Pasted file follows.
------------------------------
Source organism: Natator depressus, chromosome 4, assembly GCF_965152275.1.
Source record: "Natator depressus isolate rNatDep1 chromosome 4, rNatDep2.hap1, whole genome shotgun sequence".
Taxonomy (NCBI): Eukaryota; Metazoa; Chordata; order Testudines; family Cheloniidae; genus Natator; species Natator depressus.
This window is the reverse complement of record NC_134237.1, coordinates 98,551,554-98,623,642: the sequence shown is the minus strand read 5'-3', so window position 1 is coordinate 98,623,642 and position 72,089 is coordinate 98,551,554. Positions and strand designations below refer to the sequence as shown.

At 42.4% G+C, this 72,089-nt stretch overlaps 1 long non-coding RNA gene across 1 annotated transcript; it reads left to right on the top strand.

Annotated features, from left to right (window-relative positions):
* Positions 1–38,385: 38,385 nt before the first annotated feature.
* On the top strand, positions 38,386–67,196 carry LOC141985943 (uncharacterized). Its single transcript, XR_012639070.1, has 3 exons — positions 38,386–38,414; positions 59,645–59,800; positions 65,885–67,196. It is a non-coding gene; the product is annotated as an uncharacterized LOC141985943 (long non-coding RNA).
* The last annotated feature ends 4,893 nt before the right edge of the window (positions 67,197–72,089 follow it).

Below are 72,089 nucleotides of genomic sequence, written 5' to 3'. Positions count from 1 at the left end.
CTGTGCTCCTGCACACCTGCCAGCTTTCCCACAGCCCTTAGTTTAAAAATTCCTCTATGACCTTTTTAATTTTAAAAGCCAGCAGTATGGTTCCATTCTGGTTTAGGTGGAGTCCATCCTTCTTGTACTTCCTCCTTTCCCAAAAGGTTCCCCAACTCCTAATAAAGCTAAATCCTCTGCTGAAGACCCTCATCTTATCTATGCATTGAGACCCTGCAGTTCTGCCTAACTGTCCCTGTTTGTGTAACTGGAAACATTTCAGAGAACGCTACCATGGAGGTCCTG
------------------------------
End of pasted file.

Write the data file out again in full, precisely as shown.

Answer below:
Source organism: Natator depressus, chromosome 4, assembly GCF_965152275.1.
Source record: "Natator depressus isolate rNatDep1 chromosome 4, rNatDep2.hap1, whole genome shotgun sequence".
Taxonomy (NCBI): Eukaryota; Metazoa; Chordata; order Testudines; family Cheloniidae; genus Natator; species Natator depressus.
This window is the reverse complement of record NC_134237.1, coordinates 98,551,554-98,623,642: the sequence shown is the minus strand read 5'-3', so window position 1 is coordinate 98,623,642 and position 72,089 is coordinate 98,551,554. Positions and strand designations below refer to the sequence as shown.

At 42.4% G+C, this 72,089-nt stretch overlaps 1 long non-coding RNA gene across 1 annotated transcript; it reads left to right on the top strand.

Annotated features, from left to right (window-relative positions):
* Positions 1–38,385: 38,385 nt before the first annotated feature.
* On the top strand, positions 38,386–67,196 carry LOC141985943 (uncharacterized). Its single transcript, XR_012639070.1, has 3 exons — positions 38,386–38,414; positions 59,645–59,800; positions 65,885–67,196. It is a non-coding gene; the product is annotated as an uncharacterized LOC141985943 (long non-coding RNA).
* The last annotated feature ends 4,893 nt before the right edge of the window (positions 67,197–72,089 follow it).

Below are 72,089 nucleotides of genomic sequence, written 5' to 3'. Positions count from 1 at the left end.
CTGTGCTCCTGCACACCTGCCAGCTTTCCCACAGCCCTTAGTTTAAAAATTCCTCTATGACCTTTTTAATTTTAAAAGCCAGCAGTATGGTTCCATTCTGGTTTAGGTGGAGTCCATCCTTCTTGTACTTCCTCCTTTCCCAAAAGGTTCCCCAACTCCTAATAAAGCTAAATCCTCTGCTGAAGACCCTCATCTTATCTATGCATTGAGACCCTGCAGTTCTGCCTAACTGTCCCTGTTTGTGTAACTGGAAACATTTCAGAGAACGCTACCATGGAGGTCCTG